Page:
Debt Ceiling Scenario
May 22, 2023
Debt ceiling scenario #1: A short-term extension to August is the most likely scenario given the estimated ex-date of June 1 and time required to produce a bill. Even a two week extension would get the Treasury to the June 15 corporate tax deadline with receipts likely to fund the government until an additional ~$140B of extraordinary measures become available on June 30. This is the most bullish short-term scenario for equities by keeping bond yields from repricing higher, easing dollar strength and keeping the Fed on hold at the June meeting. Markets began pricing for this outcome late-last week.
Debt ceiling scenario #2: A long-term agreement to raise the debt ceiling with large cuts in federal spending would likely result in higher bond yields as markets shift back to tracking macro fundamentals. Removing the risk of a technical US default would be a positive development, but higher yields would likely pressure equities lower. A long-term agreement would lead to a surge in T-bill issuance and drain liquidity away from equities. In this scenario, we see 10-year yields moving into the 3.90% range, resulting in S&P 500 (SPX) downside of ~2.5%.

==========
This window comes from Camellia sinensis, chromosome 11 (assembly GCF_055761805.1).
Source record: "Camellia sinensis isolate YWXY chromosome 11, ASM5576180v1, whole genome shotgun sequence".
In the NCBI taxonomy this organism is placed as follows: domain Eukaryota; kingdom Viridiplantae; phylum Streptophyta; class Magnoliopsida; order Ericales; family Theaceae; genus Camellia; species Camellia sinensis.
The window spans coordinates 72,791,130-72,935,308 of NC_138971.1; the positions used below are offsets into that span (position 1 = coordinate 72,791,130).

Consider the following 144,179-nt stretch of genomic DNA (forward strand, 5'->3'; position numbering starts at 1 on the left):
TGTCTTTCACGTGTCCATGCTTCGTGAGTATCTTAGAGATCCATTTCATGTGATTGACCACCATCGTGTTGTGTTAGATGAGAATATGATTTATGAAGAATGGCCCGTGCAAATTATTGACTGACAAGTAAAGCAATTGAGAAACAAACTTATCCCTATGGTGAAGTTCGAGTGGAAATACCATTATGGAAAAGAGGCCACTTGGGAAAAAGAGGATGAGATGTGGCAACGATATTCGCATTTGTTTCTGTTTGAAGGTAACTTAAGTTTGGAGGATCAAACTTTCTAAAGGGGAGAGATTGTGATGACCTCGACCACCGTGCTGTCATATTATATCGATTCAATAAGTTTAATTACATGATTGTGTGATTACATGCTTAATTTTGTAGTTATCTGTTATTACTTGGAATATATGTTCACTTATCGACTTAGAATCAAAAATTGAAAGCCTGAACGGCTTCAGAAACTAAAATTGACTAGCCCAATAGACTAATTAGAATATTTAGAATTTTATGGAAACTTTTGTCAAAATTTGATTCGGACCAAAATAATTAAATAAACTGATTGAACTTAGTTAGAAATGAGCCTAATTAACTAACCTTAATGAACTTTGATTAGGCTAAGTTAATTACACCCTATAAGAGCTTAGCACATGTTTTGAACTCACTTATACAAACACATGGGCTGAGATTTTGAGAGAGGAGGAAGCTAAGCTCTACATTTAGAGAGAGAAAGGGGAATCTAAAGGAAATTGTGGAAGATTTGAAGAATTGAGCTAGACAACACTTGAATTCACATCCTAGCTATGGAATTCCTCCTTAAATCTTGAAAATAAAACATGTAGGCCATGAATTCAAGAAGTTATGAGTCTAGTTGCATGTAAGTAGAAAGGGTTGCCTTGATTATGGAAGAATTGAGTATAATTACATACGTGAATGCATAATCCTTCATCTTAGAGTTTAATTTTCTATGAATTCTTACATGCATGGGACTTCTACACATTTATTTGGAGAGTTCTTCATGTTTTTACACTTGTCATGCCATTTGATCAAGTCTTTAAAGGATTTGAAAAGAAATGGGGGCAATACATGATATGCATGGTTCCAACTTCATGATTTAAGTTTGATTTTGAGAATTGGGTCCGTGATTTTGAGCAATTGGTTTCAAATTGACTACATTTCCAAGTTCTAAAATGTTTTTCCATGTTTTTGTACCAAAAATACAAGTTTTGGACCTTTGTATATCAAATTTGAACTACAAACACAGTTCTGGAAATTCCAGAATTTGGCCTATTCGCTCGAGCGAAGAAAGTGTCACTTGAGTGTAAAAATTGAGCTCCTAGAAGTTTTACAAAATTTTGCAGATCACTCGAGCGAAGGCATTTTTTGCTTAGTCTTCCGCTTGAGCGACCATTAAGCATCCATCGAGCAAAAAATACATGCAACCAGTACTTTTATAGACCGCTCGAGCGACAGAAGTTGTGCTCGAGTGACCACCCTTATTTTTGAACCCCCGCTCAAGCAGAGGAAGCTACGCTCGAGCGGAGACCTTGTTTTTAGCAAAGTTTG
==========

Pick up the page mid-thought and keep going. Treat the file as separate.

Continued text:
Debt ceiling scenario #3: This is the no-deal scenario that results in a short-term technical default. We’d expect a sovereign credit rating downgrade to occur several days before a technical default. There have been two US credit rating downgrades in 2011 and again in 2013. Both caused a flight to quality move that resulted in lower bond yields, higher dollar, higher gold prices and lower stock prices. The credit rating downgrade from 2011 triggered a ~4.8% single day decline in the SPX and a peak to trough decline of ~20%. An actual US default would also lead to a crisis of confidence and single day risk-off event for equities. The single-session downtick would likely be larger than 5% and the peak-to-trough decline would be larger than 20%.